I voted. I have a formula
1. I always vote against the incumbent. It doesn't matter the candidate is running for Sheriff, Judge, School Board, or politician. Out with the incumbents!
Justification: It is too easy for incumbents to win.
2. If there is no incumbent or I can't figure out who is the incumbent, I vote for the one with the ugliest name.
Justification: Most sheeple will vote for the one with the prettiest name.
3. If it is an initiative or proposition, I look at the fiscal analysis. If it costs money, I vote against it.
Justification: Taxes will never go down. I never vote for a tax increase.
Everything I vote for goes the other way. Very nearly every time.
Call mine a protest vote.
People have argued with me that if everyone voted as I do, then some good people would be out. I say, "When that happens, I'll reconsider my strategy".
October 10th, 2018 8:48pm
Sounds ridiculous and you're an idiot.
October 10th, 2018 9:25pm
A better approach is to convert representation into a civic duty, like jury duty.
Instead of representatives being elected, they are chosen from the populace for a one-year term and paid a salary similar to the nominal salary now, 200K or whatever. Individuals can ask for exemption if they have a good reason. Most people are decent and will try to do a good job of making policy decisions. Anyone who is not decent or competent will be outnumbered by those who are so the bad ones will have little influence.
Pollies and donors and lobbyists and pollie-owners will do everything to stop it but people power always wins when the people are determined.
October 10th, 2018 9:58pm
I like it ,ndo. I think it would work.
October 10th, 2018 10:22pm
NPR, I am not an idiot.
I live in a white-ass area where all the sheeple vote exactly the same.
I can vote with them. What does that change? Nothing.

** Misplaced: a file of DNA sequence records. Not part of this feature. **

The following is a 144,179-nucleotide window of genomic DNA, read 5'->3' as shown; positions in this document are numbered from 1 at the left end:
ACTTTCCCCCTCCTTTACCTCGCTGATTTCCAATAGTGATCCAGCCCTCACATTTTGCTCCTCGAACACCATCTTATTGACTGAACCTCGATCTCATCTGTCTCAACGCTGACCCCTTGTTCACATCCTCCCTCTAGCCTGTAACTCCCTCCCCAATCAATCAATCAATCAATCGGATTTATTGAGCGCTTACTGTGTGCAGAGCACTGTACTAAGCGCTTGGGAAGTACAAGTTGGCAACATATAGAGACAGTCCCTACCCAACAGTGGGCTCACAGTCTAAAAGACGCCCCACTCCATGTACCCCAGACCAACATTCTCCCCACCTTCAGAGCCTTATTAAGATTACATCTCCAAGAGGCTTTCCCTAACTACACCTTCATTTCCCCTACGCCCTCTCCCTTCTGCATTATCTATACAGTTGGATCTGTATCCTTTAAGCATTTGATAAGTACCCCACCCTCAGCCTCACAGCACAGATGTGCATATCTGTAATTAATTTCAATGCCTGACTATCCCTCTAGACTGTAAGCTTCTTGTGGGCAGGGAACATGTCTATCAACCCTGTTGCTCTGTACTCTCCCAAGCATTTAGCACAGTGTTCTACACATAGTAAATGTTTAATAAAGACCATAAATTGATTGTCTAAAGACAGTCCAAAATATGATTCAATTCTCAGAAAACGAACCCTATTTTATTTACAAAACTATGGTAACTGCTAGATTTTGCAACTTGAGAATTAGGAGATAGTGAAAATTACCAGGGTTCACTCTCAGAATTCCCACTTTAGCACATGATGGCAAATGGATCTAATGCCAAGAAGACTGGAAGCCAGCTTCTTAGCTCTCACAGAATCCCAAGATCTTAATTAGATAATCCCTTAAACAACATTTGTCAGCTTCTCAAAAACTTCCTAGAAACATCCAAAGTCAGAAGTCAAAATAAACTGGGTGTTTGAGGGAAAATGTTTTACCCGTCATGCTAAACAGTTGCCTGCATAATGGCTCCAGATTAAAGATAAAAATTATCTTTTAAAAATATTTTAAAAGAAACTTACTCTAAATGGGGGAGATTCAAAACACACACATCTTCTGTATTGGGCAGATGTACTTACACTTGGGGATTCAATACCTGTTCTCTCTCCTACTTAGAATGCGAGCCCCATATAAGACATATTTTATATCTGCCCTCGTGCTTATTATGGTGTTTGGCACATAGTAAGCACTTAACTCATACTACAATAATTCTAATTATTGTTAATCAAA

Or I can vote against them. What does that change? Nothing.
What am I left with? A protest vote. This is the formula I choose to express my protest vote.
October 10th, 2018 10:30pm
Scott Adams suggested something along the lines of vote against anyone over 80 years old.
October 10th, 2018 10:34pm
Legion's strategy is fine.
What ndo describes is actually how the government worked in ancient Athens. Leaders were randomly selected from the population using a machine called a kleroterion that dropped colored marbles into slots.
On initiatives I read the actual text. I vote against it if it's a bad law that is a boondoggle, restricts civil rights, has "unexpected" consequences designed in that are the real purpose, or can't be understood. That turns 99% of them into "no" straight away. To this day I have never met in real life a single person who has read the text of these laws other than myself.
October 11th, 2018 4:47am
On candidates I vote for the best candidate, IF that can be determined at all.
So I end up voting for 3rd party candidates in most of the Presidential elections.
For Congress usually the third party people are absolute fruitcakes who have either no campaign information or have campaign promises showing they don't understand anything. So I end up voting major party in most of these.
For local elections it's always the case that none of the candidates have coherent positions, just vapid slogans. I can count on the newspapers to not say anything about the candidates as well unless there's an underdog against the incumbent that is a friend of the newspaper owner. We also get a lot of positions with just one person running. I always vote "present" on those, ie I refuse to vote on that slot if there's only one choice. For a lot of these local races it's impossible to determine anything. In those cases I sort of follow Legion's strategy and vote against incumbents or for one of the least likely candidates.
October 11th, 2018 4:54am
I really like it. Can all CoT members live in the same town? That way we can pick each other in turn to run. Remember to pick me. I'll make a fine candidate. I'll fix the problems instead of talking about it forever.
October 11th, 2018 7:58am